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Are the Protests Organic or Manufactured? A Guideline

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posted on Feb, 26 2011 @ 09:15 PM
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This is a question I'm sure everyone here has asked themselves. "What in the world is going on? Are these protests organic or are they manufactured?" I decided to consult my Sociology textbook in search of this answer. What I came up with was a list of things we can investigate in order to come up with an answer. I will try and relate them the best I can.

Social Revolution

A social revolution involves the overthrow of a society's state and class structures and the creation of new social arrangements.
The above is the text's definition of revolt. After looking through the pages for quite some time I was never able to find reference to any sort of widespread revolt. Either this is a first or it is uncommon. In any event, there is a list of circumstances normally present during revolt...

A good deal of political power is concentrated in the state, so there is a centralized governing apparatus. Accordingly, the state can become the focus for collective anger and attack.

Here I think this will apply to every nation experiencing widespread rebellion and upheaval.

The military's allegiance to the established regime is weakened so that the army is no longer a reliable tool for suppressing domestic disorder. The unreliability of the Army increases the vulnerability of the state.

Now we know that this is not the case in Libya as the military is killing protesters under the orders of Ghadaffi. Most likely this will not be the case in North Korea either if things continue to escalate. The rest I am unsure about as I am wanting to get this out here before I start digging in on the specifics behind each protest.

Political crises--often associated with long-term international conflicts that result in military defeat--weaken the existing regime and contribute to the collapse of the state apparatus.

On its face I was thinking that this could apply to every state experiencing unrest, as it could be argued that Western regional influence has caused suffering throughout the region. But I don't think this applies to Bahrain. Bahrain is home to America's 5th Naval Fleet and is very "westernized" in comparison to the rest of the region. They have a thriving economy.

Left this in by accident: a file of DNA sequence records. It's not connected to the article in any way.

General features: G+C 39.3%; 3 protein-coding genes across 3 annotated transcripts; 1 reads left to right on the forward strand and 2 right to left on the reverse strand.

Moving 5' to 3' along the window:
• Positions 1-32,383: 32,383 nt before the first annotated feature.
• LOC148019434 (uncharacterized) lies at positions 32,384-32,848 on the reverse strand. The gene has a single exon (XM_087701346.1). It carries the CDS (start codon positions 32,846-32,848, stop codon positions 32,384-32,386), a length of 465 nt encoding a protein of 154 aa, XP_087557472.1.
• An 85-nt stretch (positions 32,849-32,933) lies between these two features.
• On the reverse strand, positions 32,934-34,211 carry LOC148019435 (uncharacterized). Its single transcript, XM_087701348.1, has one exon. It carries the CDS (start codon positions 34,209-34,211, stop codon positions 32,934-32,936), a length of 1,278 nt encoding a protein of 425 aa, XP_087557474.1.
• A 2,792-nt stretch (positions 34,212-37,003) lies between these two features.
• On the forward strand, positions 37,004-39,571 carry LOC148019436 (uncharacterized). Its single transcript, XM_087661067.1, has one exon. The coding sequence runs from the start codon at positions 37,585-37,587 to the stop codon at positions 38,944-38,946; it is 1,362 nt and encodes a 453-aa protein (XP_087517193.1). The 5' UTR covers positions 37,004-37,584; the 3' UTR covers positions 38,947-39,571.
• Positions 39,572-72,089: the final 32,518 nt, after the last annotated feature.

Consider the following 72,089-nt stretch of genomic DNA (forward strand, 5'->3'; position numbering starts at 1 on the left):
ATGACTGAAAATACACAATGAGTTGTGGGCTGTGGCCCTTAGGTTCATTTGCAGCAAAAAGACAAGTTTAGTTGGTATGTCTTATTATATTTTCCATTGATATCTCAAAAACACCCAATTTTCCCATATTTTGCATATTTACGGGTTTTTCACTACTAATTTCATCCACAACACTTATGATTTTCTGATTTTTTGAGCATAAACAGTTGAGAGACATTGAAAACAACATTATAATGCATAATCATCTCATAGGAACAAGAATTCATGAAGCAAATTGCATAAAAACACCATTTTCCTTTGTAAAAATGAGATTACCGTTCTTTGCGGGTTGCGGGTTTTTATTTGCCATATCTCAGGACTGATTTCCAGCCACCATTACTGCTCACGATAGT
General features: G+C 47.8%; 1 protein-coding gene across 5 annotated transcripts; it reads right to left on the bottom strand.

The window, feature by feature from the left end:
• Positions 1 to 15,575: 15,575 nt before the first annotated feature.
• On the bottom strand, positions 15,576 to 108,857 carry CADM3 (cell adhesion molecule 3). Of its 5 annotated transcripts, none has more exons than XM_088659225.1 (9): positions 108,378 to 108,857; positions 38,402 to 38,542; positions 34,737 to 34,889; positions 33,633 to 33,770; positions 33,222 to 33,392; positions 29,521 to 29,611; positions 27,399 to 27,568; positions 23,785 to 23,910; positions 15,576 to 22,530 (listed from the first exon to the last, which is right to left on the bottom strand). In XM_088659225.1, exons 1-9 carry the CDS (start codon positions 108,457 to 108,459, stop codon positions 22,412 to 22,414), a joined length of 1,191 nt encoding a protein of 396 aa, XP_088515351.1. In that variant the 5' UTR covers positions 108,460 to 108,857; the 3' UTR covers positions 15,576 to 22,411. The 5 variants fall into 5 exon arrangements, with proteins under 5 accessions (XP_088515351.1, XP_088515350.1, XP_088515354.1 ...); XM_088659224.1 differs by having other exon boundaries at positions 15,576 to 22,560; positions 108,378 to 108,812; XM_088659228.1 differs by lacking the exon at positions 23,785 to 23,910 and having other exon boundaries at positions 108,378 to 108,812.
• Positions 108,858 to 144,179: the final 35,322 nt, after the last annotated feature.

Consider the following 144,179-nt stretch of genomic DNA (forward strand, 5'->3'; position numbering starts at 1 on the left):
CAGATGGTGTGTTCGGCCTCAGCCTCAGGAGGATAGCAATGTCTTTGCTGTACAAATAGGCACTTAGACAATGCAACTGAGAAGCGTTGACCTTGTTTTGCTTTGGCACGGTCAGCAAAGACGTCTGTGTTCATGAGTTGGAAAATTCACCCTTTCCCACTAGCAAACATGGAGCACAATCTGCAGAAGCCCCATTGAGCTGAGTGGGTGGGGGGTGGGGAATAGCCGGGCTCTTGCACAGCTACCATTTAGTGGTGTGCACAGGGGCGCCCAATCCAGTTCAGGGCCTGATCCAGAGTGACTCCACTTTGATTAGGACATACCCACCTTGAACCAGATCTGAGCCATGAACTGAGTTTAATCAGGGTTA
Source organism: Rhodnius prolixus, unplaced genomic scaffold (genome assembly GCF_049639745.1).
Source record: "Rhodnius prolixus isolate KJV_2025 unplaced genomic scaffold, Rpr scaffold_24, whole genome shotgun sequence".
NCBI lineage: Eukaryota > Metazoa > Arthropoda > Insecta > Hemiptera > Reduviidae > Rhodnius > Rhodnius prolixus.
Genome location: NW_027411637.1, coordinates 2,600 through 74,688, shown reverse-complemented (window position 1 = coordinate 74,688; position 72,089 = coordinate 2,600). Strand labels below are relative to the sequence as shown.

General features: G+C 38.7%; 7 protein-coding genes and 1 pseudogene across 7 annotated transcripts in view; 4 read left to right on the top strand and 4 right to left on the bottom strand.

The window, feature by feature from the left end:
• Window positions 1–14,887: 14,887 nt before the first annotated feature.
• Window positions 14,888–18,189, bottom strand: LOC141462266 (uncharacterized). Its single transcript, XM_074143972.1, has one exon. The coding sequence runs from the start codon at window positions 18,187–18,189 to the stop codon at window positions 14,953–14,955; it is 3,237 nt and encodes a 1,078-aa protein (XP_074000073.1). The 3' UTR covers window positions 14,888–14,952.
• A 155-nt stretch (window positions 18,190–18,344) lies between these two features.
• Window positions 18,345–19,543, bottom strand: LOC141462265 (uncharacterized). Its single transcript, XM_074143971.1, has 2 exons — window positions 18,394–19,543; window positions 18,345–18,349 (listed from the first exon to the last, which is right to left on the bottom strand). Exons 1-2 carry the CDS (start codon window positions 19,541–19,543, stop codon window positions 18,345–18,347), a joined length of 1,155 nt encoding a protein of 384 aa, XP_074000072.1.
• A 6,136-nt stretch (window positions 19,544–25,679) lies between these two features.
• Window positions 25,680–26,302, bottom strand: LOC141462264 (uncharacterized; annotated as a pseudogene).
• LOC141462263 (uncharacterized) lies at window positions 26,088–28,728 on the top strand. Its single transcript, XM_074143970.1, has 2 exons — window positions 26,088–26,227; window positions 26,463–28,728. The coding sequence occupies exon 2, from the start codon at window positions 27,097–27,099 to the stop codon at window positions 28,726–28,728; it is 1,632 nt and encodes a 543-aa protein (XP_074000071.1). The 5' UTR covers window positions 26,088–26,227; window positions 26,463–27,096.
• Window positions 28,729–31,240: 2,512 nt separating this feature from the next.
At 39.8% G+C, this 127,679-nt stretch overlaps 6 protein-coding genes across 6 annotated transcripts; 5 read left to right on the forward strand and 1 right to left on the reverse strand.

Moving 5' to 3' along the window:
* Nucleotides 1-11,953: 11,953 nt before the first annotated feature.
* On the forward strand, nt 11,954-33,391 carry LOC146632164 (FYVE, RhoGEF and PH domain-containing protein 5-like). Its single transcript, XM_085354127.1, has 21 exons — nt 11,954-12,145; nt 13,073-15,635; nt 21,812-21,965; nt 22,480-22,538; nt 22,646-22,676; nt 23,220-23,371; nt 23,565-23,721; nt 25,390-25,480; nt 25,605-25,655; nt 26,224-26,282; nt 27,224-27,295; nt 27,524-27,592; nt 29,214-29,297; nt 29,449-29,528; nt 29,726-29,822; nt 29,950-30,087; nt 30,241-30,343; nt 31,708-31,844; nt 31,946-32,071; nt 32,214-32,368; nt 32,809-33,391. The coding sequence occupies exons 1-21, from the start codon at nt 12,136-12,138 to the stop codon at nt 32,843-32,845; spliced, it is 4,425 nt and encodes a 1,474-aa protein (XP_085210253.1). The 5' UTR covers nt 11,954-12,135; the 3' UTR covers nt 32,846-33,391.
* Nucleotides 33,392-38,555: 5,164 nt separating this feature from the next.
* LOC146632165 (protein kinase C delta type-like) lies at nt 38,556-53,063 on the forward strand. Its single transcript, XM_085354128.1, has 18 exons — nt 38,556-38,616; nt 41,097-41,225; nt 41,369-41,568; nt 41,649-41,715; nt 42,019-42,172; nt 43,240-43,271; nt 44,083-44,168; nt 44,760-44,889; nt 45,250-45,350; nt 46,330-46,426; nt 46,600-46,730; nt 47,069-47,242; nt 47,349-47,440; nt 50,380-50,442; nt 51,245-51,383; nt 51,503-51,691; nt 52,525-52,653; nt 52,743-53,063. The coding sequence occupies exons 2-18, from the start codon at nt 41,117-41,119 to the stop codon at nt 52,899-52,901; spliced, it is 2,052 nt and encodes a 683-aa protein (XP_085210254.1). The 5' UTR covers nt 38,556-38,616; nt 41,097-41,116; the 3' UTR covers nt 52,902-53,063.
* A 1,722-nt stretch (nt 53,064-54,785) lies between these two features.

A substantial segment of the population must mobilize in uprisings that bring a new elite to power." This is something that definitely needs further analysis. I'm interested in what constitutes a "substantial segment of the population

I know that in some of these cases these protests only numbered in the hundreds. Perhaps a ratio comparison between number of protesters in Egypt vs. number of protesters in Libya vs. population totals for both nations??


Natural History of Revolutions

Sociologists and Historians have done extensive studies on Western revolutions in search of a common theme of events surrounding the event and have formulated a "Natural History of Revolutions." This is another list of things to look for common during these events. For this list I will just quote the entire paragraph of text. This entire thing needs further analysis. I am just putting the info out there in the hopes that others will help undertake the research. This is quite a lot to juggle and I'm jumping quite far ahead in class to do this. haha


Prior to the revolution, intellectuals--journalists, poets, playwrights, essayists, lawyers, and others--withdraw support from the existing regime and demand major reforms. Under increasing attack, the state attempts to meet the criticisms by instituting a number of reforms (e.g., the reforms of Louis XVI in France). The onset of the revolution is heralded by a weakening or paralysis of the state, usually brought on by the government's inability to deal with a major military, economic, or political problem. The collapse of the old regime brings to the forefront divisions among conservatives who attempt to minimize change, radicals who seek fundamental change, and moderates who try to steer a middle course. Coups or civil war often ensue. The first to gain the reins of power are usually moderate reformers.


At first glance I see things that do fit and those that do not. Egyptian officials tried to meet the criticisms of the dissidents by instituting reforms, but this happened on the same day the regime toppled. Odd. (that entire chain of events was odd.) Weakening or paralysis of the state? Not in Bahrain. Once again, this doesn't fit the bill.

In any event, one could get a clearer understanding of the nature of these protests possibly by looking at these two lists and seeing if the nations under protest fit the mold cast by previous revolutionary efforts.

There is however, another option. One that has been touched upon here and will not be covered in any sociological textbook. This is something that would be considered entirely new. Entirely new if Karl Marx had not commented on it 100 years ago. Then he was speaking mostly of capitalism, but I think it applies everywhere. "Marx contended that the capitalist drive to realize surplus value is the foundation of modern class struggle--an irreconcilable clash of interests between workers and capitalists. As Marx put it, capitalists are thieves who steal the fruit of the laborer's toil."
Is it that the internet has helped these people to see this simple truth and the result is a sweeping revolution based on the sudden emergence of class consciousness in these regions?

I dunno, but I'm gonna start crunching numbers.